As a geek, techie, nerd — whichever you want to call me, I love smart devices; you know, things that can connect to my wi-fi network and allow me to control them from my laptop or phone. Hell, when my younger daughter was born, I built my own baby monitor out of an old PC, webcam, and Teamspeak. Oh, the memories!
Anyway, with the influx over the last 2-3 years of home automation and mobile app-controlled devices, it was only a matter of time before I stopped dipping my toes and dove head first into the waters of laziness – or as my friend tells me, “You’re going to be one of those fat people in Wall-E.”
For Christmas, I decided to buy myself an Ember Temperature Control Ceramic Mug. As an avid coffee drinker who prefers his coffee at a perfect 130° , I saw the Ember as the perfect addition to my coffee routine. And it was, at first…
The Ember is a good idea gone bad. Within the mug, a microprocessor-controlled heating system gathers information from four separate temperature sensors and activates its adaptive dual heating mechanism. So, once you set the temperature in the app, the mug will keep your coffee at the desired temperature. Now, in theory, this would mean that my coffee will be exactly how I want it every time I pick up the cup. In reality, it only lasts for an hour.
Supposedly, the Ember senses when there is no liquid inside and puts itself into sleep mode and then uses a three-axis accelerometer to recognize movement and wake the mug back up. Unfortunately, more often than not, I’d have half a cup of coffee when Ember would say, “Oh, it’s empty, let’s turn off now.” (Jay’s note, the Ember doesn’t actually talk, I just imagine that’s what it’s saying.)
And, to be honest, the battery life, which Ember CLAIMS is an hour off the charging saucer, they conveniently include the disclaimer, “will vary depending on pour temperature, ambient temperature, and desired temperature”. While it does only take a few minutes to heat your drink back up to the desired temperature, I was constantly having to reheat my coffee. Which lead to me moving the charging saucer from the kitchen next to my coffee pot to the end table next to the couch.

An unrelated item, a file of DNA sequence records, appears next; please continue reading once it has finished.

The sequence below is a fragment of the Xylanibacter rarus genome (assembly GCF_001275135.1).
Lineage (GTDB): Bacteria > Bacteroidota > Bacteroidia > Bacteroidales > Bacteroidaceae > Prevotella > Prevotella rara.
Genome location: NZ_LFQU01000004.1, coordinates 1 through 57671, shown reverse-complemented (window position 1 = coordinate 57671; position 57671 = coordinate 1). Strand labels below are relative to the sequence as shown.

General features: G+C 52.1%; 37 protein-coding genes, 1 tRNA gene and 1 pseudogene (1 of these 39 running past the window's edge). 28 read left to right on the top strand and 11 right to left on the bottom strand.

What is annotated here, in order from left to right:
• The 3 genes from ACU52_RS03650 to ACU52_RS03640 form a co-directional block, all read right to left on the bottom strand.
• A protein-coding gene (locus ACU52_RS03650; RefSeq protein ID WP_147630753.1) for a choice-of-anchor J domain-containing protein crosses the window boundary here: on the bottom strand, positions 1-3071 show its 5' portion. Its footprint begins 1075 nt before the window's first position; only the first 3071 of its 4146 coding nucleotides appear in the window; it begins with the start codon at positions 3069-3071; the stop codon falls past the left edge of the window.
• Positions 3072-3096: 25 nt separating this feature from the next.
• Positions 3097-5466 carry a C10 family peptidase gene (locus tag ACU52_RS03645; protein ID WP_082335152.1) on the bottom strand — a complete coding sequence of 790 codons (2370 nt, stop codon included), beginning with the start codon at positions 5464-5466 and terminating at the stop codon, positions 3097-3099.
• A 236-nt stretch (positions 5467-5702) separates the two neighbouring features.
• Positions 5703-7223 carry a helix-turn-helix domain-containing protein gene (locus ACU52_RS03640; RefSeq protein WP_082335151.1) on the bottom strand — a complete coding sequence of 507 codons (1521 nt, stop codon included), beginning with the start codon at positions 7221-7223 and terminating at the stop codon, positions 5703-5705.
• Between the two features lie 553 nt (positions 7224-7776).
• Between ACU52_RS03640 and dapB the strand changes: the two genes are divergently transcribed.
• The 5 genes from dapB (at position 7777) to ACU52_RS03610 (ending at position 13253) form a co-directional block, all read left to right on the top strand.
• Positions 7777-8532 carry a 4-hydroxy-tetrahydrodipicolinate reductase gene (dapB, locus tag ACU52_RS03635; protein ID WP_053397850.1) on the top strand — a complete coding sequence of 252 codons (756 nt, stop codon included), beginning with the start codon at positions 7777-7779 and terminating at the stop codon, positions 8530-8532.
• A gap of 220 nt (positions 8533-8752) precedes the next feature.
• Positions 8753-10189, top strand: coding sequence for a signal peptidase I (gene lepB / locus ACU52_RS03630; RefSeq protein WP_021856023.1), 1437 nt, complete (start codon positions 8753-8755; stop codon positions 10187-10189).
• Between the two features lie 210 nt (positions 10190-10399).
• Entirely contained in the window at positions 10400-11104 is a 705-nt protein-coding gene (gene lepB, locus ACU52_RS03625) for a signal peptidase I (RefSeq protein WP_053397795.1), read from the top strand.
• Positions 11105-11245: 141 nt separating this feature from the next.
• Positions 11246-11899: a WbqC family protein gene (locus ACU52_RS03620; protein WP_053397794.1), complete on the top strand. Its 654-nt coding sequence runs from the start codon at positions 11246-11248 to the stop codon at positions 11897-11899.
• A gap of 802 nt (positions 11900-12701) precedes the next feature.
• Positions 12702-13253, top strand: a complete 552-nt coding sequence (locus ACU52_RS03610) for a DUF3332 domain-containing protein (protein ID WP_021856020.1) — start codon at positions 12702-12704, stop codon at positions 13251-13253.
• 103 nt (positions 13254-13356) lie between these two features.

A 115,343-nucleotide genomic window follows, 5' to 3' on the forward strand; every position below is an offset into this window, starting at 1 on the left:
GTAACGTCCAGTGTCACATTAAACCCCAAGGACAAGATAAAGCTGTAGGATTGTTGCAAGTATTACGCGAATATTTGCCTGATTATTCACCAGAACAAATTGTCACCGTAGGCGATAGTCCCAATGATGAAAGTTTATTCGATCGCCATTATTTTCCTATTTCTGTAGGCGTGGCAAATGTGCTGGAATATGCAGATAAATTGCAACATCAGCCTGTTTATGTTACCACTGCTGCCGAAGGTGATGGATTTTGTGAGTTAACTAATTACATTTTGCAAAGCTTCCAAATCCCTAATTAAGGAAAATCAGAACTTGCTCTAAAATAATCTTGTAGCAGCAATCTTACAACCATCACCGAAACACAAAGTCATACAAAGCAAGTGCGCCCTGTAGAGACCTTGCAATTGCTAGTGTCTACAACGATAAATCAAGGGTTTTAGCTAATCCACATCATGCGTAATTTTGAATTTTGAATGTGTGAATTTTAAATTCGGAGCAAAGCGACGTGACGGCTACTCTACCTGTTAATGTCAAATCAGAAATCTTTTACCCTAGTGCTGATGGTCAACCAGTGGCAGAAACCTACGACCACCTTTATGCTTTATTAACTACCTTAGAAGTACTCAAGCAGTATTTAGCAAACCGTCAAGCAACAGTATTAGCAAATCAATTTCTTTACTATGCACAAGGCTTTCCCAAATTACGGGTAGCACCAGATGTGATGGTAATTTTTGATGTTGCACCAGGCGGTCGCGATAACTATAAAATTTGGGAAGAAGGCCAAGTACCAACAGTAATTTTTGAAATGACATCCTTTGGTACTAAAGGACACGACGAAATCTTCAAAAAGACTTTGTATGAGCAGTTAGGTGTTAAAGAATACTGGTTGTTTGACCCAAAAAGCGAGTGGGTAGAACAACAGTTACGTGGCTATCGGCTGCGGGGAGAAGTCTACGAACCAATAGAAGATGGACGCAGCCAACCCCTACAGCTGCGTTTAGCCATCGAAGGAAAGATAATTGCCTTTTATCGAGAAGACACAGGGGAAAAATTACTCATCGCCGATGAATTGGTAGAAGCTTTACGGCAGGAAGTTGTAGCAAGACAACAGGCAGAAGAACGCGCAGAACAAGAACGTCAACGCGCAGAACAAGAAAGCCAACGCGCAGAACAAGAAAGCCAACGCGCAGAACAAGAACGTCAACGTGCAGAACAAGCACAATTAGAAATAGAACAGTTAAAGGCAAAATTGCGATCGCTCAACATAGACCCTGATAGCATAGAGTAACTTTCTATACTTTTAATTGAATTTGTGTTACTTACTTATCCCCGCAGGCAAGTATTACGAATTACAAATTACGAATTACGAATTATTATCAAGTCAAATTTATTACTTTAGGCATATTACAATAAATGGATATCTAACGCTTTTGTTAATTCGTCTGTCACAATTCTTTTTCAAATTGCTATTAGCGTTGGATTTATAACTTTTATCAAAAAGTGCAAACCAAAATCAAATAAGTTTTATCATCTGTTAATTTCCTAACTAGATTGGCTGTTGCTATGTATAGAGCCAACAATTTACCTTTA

All these complaints aside, my biggest gripe is the damn charging saucer. If you’ve read any of my posts here at TheCli3nt.com, you know that I have hemophilia and degenerative arthritis caused by 45 years of bleeds. Those bleeds have caused a LOT of damage to my hands and fingers. So much so that I have ruined two laptops by spilling coffee when my fingers or wrists didn’t want to work correctly. And now, two weeks into owning an Ember, I have another device that is worthless.
Because the charging saucer has two exposed contacts to charge the cup, you’re supposed to only hand wash the cup. Which is fine, the problem is, at some point during my morning coffee, a drop of coffee either sloshed out (“thank you, Mr. Arthritis!!”) or dribbled down the side while pouring. It wasn’t until I took a drink of ice coffee that I realized that slosh had touched the charging contacts and fried the charger and now I have a paperweight that LOOKS like a coffee cup. Yay!
Ok, I get it, my bad …. or is it? This is a coffee cup after all, obviously it’s going to have liquid in it, so why did Ember leave the charging contacts exposed in such a way that a simple drop of coffee could ruin the device? My Samsung phone, which costs a LOT more than the Ember, is freaking waterproof. I have stood in the Oregon rain waiting for the bus during my commute to work and not a single raindrop has hurt my phone.
When I picked up the Ember, I had hoped that it would be everything the company claims it is, but it’s not. At $80, the Ember is a waste of money and should be avoided at all costs.